There’s no danger of Cucharas Dam failing, because it is not storing any water, its owner explained Tuesday.
“The gates are locked open, the ogee crest (a spillway feature) was removed and we lowered the spillway, so the water just passes through,” said John McKowen, CEO of the Two Rivers Water and Farming Co. “There is no water behind the dam. It’s dry as a bone. There is no risk of storing water in it.”
Two Rivers is in a dispute with the Colorado Division of Water Resources over the future of the dam. The state wants it breached, or removed, so there is no possibility to store water. Two Rivers has filed a complaint saying the Huerfano-Cucharas watershed is not being properly administered.
At issue is how calls by the Welton Ditch are affecting upstream water rights, McKowen said.
An analysis of the Welton Ditch administration practices was included as part of the complaint filed in Pueblo water court last month.
“There needs to be a comprehensive discussion, and it may involve a change case. But people upstream are being hurt. That’s why we filed the complaint,” McKow-en said. “We’ve just reached a point where we had to bring it to a head.”
In a letter earlier this year, State Engineer Dick Wolfe indicated Two Rivers had not followed a 2013 compliance plan to show how rehabilitation would occur. It ordered a draft plan for breaching the dam by the end of June. McKowen’s attorneys said no plan for breaching the dam has been submitted because of the water rights issue.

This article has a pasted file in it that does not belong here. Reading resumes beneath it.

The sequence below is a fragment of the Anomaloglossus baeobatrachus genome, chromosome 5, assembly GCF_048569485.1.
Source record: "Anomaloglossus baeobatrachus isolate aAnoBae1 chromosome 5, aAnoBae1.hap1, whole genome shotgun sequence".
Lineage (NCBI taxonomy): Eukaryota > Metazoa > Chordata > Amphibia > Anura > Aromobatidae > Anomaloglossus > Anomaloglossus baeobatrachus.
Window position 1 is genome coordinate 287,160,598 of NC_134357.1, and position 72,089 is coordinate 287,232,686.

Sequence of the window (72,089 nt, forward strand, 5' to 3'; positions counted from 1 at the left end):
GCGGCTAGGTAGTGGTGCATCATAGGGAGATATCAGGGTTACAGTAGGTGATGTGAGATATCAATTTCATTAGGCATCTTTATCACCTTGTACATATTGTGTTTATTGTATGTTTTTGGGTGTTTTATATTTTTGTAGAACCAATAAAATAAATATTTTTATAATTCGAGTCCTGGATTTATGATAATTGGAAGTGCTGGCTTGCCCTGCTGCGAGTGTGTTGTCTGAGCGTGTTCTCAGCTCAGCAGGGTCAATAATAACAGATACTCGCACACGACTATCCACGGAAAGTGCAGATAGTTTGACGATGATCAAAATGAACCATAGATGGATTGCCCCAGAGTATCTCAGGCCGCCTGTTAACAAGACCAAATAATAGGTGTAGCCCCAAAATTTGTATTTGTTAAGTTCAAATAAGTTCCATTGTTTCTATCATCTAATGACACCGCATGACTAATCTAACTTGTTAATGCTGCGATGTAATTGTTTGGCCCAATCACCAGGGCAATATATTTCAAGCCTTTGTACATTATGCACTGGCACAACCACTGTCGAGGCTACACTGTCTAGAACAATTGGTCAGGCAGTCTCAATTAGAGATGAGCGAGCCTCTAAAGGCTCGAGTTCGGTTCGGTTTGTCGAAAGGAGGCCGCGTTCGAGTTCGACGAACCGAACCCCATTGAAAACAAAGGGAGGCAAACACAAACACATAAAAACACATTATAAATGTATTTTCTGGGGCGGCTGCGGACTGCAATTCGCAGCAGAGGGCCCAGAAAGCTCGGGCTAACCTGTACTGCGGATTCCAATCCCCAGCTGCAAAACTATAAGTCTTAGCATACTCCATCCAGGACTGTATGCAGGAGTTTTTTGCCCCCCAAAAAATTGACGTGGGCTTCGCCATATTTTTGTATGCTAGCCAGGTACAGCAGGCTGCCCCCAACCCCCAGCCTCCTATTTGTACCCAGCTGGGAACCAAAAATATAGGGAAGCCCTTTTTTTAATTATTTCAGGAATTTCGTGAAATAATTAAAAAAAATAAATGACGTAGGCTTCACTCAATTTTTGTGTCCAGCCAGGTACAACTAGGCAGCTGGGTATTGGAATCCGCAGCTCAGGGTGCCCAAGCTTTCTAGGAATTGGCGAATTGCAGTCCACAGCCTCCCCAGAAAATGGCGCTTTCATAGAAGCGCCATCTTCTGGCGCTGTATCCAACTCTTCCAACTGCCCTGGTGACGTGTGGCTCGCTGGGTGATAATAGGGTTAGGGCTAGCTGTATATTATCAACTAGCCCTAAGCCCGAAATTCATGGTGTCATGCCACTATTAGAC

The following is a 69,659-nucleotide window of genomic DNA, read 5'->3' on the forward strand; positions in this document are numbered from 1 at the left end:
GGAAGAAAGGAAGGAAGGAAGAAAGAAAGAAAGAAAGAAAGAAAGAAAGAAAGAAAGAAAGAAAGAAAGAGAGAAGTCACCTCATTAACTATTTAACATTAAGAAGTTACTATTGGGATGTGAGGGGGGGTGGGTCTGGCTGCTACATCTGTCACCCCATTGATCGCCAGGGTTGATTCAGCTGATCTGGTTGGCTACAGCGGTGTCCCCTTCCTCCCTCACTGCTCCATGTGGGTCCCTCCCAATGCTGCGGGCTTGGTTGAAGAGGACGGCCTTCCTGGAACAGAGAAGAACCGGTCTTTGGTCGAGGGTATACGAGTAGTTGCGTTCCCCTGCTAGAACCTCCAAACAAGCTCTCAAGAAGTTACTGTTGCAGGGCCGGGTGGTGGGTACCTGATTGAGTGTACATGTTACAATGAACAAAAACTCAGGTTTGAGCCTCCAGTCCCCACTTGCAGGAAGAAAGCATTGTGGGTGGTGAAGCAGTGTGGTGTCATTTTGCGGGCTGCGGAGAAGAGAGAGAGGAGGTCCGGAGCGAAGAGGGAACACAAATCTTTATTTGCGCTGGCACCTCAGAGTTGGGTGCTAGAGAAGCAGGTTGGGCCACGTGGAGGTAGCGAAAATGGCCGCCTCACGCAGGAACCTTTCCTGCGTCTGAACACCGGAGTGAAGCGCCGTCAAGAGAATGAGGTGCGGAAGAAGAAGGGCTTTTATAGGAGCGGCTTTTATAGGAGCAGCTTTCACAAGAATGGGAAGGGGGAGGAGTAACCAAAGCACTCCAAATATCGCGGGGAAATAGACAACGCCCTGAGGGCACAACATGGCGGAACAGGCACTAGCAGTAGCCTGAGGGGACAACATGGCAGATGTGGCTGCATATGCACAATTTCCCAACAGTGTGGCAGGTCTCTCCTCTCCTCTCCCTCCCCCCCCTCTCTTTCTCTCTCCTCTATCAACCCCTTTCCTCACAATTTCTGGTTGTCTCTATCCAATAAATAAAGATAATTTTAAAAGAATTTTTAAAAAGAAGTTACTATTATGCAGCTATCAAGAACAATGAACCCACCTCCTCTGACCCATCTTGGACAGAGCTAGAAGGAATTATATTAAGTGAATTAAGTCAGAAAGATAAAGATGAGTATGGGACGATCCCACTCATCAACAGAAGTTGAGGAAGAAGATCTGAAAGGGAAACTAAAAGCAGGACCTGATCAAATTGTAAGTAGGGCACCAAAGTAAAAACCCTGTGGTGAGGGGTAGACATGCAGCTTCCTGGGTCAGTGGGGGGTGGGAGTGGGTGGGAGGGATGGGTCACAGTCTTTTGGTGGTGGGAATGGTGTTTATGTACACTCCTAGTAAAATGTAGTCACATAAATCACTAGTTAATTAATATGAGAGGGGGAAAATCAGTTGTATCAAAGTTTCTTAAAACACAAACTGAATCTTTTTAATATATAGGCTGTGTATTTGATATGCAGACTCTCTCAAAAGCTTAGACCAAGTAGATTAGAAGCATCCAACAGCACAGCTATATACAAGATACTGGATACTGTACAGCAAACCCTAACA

The dam, located in Huefano County on the Cucharas River southeast of Pueblo, was built in 1906 to serve the Huerfano-Cucharas Ditch. McKowen purchased the ditch system, along with the Cucharas Dam and Reservoir in 2010, with the intention of building a new dam just downstream. At the time, the reservoir was under storage restrictions placed on it after a leak occurred in 1987.
On August 27, 2015, the US District Court for the District of North Dakota granted a motion for preliminary injunction to a coalition of 13 states (the States) attempting to block implementation of the Waters of the United States (WOTUS) Rule, promulgated by US EPA and the Army Corps of Engineers (the Corps) and set to go into effect the next day. On September 4, 2015, however, in response to questions regarding the scope of the injunction, the district court clarified that the injunction would only apply to the 13 plaintiff States. As such, but for these States, WOTUS will continue to take effect in the rest of the US.
In the motion for preliminary injunction, the States argued that the Rule, which broadens the definition of waters regulated under the Clean Water Act, “provides sweeping changes to the jurisdictional reach of the Clean Water Act (‘CWA’), drastically altering the administration of water quality programs implemented by the States, EPA and the Corps.” The court agreed, holding that US EPA likely violated its Congressional grant of authority and failed to comply with the requirements of the Administrative Procedure Act when it promulgated the WOTUS Rule. The court explained that the purpose of the Clean Water Act is to “restore and maintain the chemical, physical, and biological integrity of the Nation’s waters.” Thus, in order to fall within the jurisdiction of the Act, the waters in question must in fact impact the Nation’s waters. This Rule, the court held, would impermissibly allow US EPA regulation of waters that do not bear any effect on the integrity of the Nations’ waters.
US EPA issued a statement explaining that it considers the district court’s order to apply only to the parties that sought and obtained the preliminary injunction. Thus, plaintiffs Alaska, Arizona, Arkansas, Colorado, Idaho, Missouri, Montana, Nebraska, Nevada, New Mexico, North Dakota, South Dakota, and Wyoming are not subject to the new Rule and continue to be subject to the prior regulation. “In all other respects the rule is effective on August 28.”